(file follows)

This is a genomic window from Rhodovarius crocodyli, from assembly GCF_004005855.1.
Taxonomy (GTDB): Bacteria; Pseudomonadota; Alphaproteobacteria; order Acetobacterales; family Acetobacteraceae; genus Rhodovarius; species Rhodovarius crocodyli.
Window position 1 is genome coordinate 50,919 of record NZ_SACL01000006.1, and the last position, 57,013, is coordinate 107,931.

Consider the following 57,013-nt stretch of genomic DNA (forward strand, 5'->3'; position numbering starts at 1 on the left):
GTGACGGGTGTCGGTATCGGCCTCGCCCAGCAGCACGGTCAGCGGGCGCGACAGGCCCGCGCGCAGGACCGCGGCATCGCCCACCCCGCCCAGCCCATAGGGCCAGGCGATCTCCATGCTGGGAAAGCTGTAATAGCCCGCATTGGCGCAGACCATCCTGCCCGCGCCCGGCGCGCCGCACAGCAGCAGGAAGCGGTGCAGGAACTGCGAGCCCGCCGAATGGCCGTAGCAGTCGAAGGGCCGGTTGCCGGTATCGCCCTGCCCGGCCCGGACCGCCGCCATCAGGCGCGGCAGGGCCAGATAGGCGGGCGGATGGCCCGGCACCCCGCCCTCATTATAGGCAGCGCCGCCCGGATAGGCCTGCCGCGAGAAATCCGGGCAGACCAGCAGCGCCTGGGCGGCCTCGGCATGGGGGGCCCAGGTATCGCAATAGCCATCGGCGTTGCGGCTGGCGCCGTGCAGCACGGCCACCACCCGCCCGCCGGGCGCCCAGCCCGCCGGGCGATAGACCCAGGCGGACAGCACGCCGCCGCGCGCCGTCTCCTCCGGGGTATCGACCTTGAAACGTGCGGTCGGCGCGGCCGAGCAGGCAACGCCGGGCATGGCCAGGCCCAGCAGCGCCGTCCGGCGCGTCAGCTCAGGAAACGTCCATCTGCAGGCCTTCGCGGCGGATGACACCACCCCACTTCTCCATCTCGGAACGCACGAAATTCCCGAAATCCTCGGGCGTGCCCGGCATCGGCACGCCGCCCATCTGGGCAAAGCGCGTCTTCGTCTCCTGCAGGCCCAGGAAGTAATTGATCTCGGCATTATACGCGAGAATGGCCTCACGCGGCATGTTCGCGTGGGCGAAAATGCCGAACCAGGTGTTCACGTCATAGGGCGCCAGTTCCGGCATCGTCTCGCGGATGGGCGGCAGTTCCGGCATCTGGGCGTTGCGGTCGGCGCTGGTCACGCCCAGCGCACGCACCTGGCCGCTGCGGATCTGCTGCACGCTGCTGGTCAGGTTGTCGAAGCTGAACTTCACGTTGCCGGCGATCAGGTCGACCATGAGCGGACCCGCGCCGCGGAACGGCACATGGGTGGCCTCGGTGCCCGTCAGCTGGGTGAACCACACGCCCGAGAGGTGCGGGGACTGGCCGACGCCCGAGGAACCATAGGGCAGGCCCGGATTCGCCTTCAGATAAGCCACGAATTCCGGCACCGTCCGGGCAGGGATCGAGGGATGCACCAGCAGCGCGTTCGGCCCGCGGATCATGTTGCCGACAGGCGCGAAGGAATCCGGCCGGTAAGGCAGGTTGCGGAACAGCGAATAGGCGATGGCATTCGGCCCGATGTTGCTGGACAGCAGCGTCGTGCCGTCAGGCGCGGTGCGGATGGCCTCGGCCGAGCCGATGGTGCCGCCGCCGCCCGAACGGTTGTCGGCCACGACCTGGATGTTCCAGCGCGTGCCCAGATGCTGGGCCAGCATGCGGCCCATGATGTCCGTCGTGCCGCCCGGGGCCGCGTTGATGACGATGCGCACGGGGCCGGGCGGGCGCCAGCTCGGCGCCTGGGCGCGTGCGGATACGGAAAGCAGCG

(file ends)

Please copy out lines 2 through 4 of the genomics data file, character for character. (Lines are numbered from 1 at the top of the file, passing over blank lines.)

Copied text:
Taxonomy (GTDB): Bacteria; Pseudomonadota; Alphaproteobacteria; order Acetobacterales; family Acetobacteraceae; genus Rhodovarius; species Rhodovarius crocodyli.
Window position 1 is genome coordinate 50,919 of record NZ_SACL01000006.1, and the last position, 57,013, is coordinate 107,931.

Consider the following 57,013-nt stretch of genomic DNA (forward strand, 5'->3'; position numbering starts at 1 on the left):